Hell Let Loose's Multiplayer Is More Terrifying Than CoD & Battlefield

Hell Let Loose launched on PlayStation 5 and Xbox Series X at the beginning of October, giving console owners the opportunity to experience the game's terrifying depiction of World War II. Hell Let Loose differs drastically from console shooter staples such as Call of Duty and Battlefield, placing emphasis on teamwork and tactics over fast-paced run-and-gun gameplay. Players can take on a number of unique and important roles across the game's many maps, which serve up vast, authentic depictions of real-life WWII battlefields. This level of authenticity manifests across both its gameplay and presentation, as players have to contend with minimal HUD elements, significant recoil, and no aim-assist. It only takes as little as one bullet to kill, depending on the weapon, making each and every confrontation in Hell Let Loose a truly terrifying prospect.

The importance of each firefight in Hell Let Loose is hammered home further by the game's spawn system. If players are placed in a team that isn't coordinating, they can quickly find themselves locked in a spiral of long, dull walks to the frontline each time they become a casualty. The game's maps are truly gargantuan, and it's down to those playing as Hell Let Loose's infantry officers, supports, and commanders to ensure that the period of downtime in between engagements is minimal, through creating garrison and outpost spawn points for their teammates to use and get to the action more quickly.

Related: Hell Let Loose Review: Hardcore World War

It can make for an intimidating experience, but it's a welcome change of pace from other WWII titles. Think Rainbow Six Siege but on a larger scale; each death may not be permanent, but Hell Let Loose requires a similar level of cooperation and communication in order to succeed. What dials up the tension even more though is the bare-bones nature of the game's gunplay. While more recent WWII shooters have divested from history and made the guns of the era much more modular than they were in real life, Hell Let Loose strives for authenticity. Players have to make do with iron sights (unless they're a sniper) and, given most of Hell Let Loose's firefights occur at some range, it's unlikely they'll be tearing up the battlefield like a 1940s-era John Wick - especially if they're using a controller.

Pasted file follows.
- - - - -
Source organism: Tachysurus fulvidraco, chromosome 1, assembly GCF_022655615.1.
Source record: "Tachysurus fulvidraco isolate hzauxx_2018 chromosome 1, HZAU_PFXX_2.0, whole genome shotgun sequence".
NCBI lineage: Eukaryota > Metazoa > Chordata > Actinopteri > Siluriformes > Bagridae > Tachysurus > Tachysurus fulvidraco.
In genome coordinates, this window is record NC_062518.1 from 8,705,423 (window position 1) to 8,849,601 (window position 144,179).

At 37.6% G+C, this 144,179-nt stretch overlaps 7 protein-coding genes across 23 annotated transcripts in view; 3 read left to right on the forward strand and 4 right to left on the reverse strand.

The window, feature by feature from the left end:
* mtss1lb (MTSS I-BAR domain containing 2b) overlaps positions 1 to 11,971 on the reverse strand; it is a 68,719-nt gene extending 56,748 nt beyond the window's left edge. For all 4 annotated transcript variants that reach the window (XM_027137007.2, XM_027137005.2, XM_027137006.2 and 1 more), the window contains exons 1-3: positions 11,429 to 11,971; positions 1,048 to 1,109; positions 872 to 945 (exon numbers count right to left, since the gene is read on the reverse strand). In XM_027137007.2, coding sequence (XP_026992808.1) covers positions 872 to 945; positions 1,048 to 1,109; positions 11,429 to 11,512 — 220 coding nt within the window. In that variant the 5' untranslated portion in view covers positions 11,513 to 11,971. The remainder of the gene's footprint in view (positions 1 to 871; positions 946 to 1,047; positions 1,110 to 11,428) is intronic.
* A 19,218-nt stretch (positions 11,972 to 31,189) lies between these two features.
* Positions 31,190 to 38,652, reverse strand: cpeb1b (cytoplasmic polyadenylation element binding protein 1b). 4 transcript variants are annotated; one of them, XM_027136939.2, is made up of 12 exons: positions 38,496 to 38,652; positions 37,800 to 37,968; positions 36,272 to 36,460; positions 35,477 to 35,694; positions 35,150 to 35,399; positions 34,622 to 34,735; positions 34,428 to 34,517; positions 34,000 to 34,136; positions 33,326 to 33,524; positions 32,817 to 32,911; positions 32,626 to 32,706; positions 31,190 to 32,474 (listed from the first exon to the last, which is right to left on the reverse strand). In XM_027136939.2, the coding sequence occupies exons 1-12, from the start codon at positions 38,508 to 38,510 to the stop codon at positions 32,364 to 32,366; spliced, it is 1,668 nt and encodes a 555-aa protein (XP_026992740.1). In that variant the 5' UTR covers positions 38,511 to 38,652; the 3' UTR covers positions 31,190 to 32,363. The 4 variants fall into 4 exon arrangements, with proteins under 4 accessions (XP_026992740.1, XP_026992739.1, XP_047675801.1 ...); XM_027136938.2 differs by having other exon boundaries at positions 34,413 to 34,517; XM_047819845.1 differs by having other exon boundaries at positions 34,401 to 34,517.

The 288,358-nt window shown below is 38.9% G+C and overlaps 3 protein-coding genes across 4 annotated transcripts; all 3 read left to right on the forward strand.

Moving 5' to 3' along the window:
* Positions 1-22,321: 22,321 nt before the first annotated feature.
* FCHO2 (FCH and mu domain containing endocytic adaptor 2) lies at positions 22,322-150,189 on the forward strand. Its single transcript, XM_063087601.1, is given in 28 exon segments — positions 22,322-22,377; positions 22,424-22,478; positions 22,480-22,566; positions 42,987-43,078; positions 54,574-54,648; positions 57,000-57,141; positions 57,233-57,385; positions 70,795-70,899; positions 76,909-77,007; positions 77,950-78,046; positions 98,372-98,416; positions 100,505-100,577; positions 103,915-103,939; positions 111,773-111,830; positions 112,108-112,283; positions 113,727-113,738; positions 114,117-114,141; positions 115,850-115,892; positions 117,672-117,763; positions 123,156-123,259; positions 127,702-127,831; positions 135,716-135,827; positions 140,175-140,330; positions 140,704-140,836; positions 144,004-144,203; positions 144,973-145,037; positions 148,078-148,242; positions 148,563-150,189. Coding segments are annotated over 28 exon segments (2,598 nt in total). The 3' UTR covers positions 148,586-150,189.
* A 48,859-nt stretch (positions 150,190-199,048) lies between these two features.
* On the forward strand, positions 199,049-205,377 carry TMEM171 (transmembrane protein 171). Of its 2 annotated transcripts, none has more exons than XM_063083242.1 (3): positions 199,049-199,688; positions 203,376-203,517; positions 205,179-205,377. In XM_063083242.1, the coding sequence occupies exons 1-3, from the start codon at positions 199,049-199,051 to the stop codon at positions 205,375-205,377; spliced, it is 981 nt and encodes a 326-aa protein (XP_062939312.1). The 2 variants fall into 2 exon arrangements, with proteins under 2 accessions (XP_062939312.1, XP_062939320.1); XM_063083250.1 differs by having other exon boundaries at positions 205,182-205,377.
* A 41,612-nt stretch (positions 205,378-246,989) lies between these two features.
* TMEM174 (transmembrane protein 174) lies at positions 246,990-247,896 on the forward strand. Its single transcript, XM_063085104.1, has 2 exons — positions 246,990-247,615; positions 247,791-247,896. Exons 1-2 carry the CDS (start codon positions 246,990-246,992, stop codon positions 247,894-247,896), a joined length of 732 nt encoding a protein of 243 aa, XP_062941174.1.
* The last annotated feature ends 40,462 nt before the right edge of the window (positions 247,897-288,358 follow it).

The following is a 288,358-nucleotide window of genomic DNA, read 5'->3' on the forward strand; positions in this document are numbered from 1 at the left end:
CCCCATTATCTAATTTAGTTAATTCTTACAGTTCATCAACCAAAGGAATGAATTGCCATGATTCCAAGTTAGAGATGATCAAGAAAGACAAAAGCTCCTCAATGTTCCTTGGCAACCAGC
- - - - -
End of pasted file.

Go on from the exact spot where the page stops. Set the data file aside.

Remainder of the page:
The decision to commit to the WWII setting and prioritize historical authenticity over customization undoubtedly works to Hell Let Loose's benefit, distinguishing it further from the more dominant shooters like Call of Duty: Vanguard and Battlefield 2042. Kill an enemy soldier, and players won't be greeted with big flashy text and an instant boost of XP. They may hear a thud or a clink to indicate a body or headshot, but at greater distances, they'll have to rely on visual confirmation or a callout from a teammate to determine if they got their guy. Dead enemies will invariably fall to the ground, but when the bullets are flying and artillery is coming down, it can sometimes be difficult to tell whether or not someone has been taken out of the fight, or if they simply ducked for cover.

The upcoming Call of Duty: Vanguard goes hard on customization, but the decision to do the exact opposite with Hell Let Loose makes it far more compelling than the competition. A lot of shooters are guilty of over-equipping players, but in Hell Let Loose, each player has a specific job to do. Some units are more versatile than others, but in practice, each player has to rely on their teammates to do their job most effectively, which contrasts greatly with the go-it-alone approach of Call of Duty.

There are a lot of systems players will have to navigate in order to thrive on the battlefield, but the more that they put in, the more that they'll get out of the experience. Nothing beats successfully navigating a tricky firefight in Hell Let Loose, or the sense of fear and adrenaline that comes with it.

Next: Why Call Of Duty: World At War Is The Series' Most Underrated Entry



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